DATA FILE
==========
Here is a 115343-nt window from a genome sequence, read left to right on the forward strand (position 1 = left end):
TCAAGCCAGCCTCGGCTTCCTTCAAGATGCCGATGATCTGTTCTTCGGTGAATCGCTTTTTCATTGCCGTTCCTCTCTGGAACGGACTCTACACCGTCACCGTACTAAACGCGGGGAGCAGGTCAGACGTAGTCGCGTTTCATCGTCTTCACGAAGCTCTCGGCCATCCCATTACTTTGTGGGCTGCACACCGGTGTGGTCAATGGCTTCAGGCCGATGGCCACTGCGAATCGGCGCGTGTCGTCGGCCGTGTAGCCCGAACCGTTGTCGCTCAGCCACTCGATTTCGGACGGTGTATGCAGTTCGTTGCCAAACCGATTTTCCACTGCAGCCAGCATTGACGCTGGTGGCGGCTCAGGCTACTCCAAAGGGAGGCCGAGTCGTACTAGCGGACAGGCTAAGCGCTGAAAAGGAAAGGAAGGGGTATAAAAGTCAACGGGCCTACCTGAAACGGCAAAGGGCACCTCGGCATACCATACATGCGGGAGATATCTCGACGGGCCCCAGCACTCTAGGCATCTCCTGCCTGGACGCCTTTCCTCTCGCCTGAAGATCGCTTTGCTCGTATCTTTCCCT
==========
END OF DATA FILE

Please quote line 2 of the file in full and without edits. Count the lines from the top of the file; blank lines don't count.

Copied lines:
TCAAGCCAGCCTCGGCTTCCTTCAAGATGCCGATGATCTGTTCTTCGGTGAATCGCTTTTTCATTGCCGTTCCTCTCTGGAACGGACTCTACACCGTCACCGTACTAAACGCGGGGAGCAGGTCAGACGTAGTCGCGTTTCATCGTCTTCACGAAGCTCTCGGCCATCCCATTACTTTGTGGGCTGCACACCGGTGTGGTCAATGGCTTCAGGCCGATGGCCACTGCGAATCGGCGCGTGTCGTCGGCCGTGTAGCCCGAACCGTTGTCGCTCAGCCACTCGATTTCGGACGGTGTATGCAGTTCGTTGCCAAACCGATTTTCCACTGCAGCCAGCATTGACGCTGGTGGCGGCTCAGGCTACTCCAAAGGGAGGCCGAGTCGTACTAGCGGACAGGCTAAGCGCTGAAAAGGAAAGGAAGGGGTATAAAAGTCAACGGGCCTACCTGAAACGGCAAAGGGCACCTCGGCATACCATACATGCGGGAGATATCTCGACGGGCCCCAGCACTCTAGGCATCTCCTGCCTGGACGCCTTTCCTCTCGCCTGAAGATCGCTTTGCTCGTATCTTTCCCT